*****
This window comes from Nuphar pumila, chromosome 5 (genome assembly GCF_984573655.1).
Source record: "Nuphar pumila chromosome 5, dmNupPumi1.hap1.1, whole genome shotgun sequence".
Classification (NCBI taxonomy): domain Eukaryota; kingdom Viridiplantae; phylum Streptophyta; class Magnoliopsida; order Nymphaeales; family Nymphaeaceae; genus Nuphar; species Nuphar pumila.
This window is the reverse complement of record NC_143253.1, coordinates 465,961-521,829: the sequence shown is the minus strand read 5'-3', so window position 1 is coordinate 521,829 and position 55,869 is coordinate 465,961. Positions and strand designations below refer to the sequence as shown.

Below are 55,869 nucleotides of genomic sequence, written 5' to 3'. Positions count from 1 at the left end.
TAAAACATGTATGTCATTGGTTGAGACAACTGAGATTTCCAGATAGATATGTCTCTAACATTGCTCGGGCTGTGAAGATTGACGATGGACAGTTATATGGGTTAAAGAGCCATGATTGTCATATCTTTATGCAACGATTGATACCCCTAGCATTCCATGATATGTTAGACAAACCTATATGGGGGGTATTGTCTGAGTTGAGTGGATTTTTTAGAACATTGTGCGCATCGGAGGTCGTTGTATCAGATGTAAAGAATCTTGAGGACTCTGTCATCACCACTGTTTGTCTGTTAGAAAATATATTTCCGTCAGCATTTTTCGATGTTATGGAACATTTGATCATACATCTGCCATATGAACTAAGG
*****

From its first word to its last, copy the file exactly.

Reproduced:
This window comes from Nuphar pumila, chromosome 5 (genome assembly GCF_984573655.1).
Source record: "Nuphar pumila chromosome 5, dmNupPumi1.hap1.1, whole genome shotgun sequence".
Classification (NCBI taxonomy): domain Eukaryota; kingdom Viridiplantae; phylum Streptophyta; class Magnoliopsida; order Nymphaeales; family Nymphaeaceae; genus Nuphar; species Nuphar pumila.
This window is the reverse complement of record NC_143253.1, coordinates 465,961-521,829: the sequence shown is the minus strand read 5'-3', so window position 1 is coordinate 521,829 and position 55,869 is coordinate 465,961. Positions and strand designations below refer to the sequence as shown.

Below are 55,869 nucleotides of genomic sequence, written 5' to 3'. Positions count from 1 at the left end.
TAAAACATGTATGTCATTGGTTGAGACAACTGAGATTTCCAGATAGATATGTCTCTAACATTGCTCGGGCTGTGAAGATTGACGATGGACAGTTATATGGGTTAAAGAGCCATGATTGTCATATCTTTATGCAACGATTGATACCCCTAGCATTCCATGATATGTTAGACAAACCTATATGGGGGGTATTGTCTGAGTTGAGTGGATTTTTTAGAACATTGTGCGCATCGGAGGTCGTTGTATCAGATGTAAAGAATCTTGAGGACTCTGTCATCACCACTGTTTGTCTGTTAGAAAATATATTTCCGTCAGCATTTTTCGATGTTATGGAACATTTGATCATACATCTGCCATATGAACTAAGG